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Military Medics Insight into Providing Womens Health Services

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Technical Report,01 Sep 2010,31 Aug 2015

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The Geneva Foundation Tacoma United States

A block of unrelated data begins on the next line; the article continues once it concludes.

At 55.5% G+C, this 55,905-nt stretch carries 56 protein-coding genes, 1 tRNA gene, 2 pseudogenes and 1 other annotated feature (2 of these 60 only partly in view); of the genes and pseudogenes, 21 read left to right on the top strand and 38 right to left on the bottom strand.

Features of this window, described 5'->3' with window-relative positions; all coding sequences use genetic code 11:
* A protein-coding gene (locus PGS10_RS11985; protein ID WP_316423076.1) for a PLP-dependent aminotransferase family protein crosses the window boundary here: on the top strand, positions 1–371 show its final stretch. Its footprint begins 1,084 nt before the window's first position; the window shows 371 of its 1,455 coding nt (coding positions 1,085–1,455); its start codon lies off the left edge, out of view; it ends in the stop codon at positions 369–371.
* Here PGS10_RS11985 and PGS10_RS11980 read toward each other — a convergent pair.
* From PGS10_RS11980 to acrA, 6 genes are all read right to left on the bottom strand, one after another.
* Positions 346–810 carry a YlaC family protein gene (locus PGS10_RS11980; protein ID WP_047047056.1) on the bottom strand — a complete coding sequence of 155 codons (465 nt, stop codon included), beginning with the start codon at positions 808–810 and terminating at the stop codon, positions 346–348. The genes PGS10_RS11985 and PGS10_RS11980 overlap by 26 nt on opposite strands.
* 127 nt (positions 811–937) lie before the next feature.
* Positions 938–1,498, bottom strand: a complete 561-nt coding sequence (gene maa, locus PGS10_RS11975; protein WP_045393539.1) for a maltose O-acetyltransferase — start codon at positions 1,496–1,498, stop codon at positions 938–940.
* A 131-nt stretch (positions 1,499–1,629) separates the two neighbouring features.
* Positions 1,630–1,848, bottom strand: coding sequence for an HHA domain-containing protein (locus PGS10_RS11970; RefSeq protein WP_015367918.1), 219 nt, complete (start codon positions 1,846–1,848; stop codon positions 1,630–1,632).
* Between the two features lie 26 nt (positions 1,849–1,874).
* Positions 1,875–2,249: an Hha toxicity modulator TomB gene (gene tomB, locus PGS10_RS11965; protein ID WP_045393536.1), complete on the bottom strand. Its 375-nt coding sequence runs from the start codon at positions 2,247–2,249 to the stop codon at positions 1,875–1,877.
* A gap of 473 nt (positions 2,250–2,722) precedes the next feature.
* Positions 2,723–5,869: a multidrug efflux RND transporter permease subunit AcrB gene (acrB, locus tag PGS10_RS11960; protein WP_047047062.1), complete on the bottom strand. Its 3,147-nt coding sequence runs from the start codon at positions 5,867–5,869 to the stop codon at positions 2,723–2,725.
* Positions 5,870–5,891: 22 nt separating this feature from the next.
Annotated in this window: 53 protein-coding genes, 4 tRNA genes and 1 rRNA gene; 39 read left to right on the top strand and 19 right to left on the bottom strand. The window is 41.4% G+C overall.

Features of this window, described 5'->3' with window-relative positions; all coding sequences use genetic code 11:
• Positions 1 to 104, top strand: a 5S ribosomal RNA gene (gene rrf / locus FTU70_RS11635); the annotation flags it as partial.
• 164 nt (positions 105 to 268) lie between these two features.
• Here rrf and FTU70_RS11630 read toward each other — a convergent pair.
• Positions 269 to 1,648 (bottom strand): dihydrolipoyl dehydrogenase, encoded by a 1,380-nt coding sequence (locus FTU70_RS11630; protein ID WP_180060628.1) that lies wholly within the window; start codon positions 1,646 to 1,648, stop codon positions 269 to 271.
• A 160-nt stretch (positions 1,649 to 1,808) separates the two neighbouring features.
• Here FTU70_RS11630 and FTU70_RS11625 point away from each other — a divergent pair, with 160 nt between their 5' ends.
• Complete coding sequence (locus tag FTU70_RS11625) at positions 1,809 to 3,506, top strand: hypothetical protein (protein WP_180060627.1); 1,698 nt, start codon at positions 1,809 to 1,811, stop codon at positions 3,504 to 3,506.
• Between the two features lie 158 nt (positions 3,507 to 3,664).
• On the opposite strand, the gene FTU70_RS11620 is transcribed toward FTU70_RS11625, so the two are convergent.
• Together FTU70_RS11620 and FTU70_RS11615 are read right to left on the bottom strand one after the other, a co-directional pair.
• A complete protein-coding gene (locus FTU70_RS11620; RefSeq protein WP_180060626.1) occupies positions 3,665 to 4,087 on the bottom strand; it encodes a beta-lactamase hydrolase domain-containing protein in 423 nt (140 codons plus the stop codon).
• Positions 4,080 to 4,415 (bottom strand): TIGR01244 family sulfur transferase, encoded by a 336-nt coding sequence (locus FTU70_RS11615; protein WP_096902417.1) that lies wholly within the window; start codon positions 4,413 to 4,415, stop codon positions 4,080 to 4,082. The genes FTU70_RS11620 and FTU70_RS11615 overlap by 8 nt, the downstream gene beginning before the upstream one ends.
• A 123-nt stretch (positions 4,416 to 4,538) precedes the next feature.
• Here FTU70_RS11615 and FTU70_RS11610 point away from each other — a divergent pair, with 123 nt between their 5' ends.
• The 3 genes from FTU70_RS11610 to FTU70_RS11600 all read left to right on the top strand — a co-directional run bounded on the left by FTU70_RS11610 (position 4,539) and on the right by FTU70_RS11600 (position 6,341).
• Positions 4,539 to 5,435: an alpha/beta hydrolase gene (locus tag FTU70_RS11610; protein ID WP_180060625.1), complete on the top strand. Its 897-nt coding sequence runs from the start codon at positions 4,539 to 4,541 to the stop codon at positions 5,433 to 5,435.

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The purpose of this study was to gain better understanding of the military medics Navy Independent Duty Corpsman, IDC, Air Force Independent Duty Medical Technician IDMT, Army Health Care Specialist, 68W experiences providing healthcare for women in the deployed or ship setting. An exploratory descriptive design informed by ethnography. One-time focus group or individual interviews. A total of 86 IDMT, IDC, 68W and one Coast Guard medic were recruited from a DoD medic conference and local military instillations. A constant comparative method reduced data into three themes. The three themes identified were Training Fidelity, Advocate Leader, and The Challenges of Providing Patient Care. Training fidelity referred to foundational education courses through skills sustainment training. This theme was central to analysis as all education and training is intended to prepare medics for deployment. Advocate Leader refers to actions taken by medics to ensure the health and welfare of women. Though there were few women in forward deployed or ship settings, medics protected private health information, ensured gynecological medical supplies were available, and educated leaders about healthcare needs. The Challenges of Providing Patient Care theme included any reference to the delivery of health care in the deployed or ship setting. Deployment experience has convinced a number of medics that they needed additional womens healthcare training. They suggested training be provided in a step-wise fashion, beginning with initial, technical training courses and continuing through medical skills sustainment platforms. Implications for Military Nursing Medics are an excellent conduit for reinforcing healthy messages and providing first line treatment to deployed military women. Nurses have been and continue to be an integral part of the exceptional training for medics. Nurses who specialize in womens health should seek opportunit

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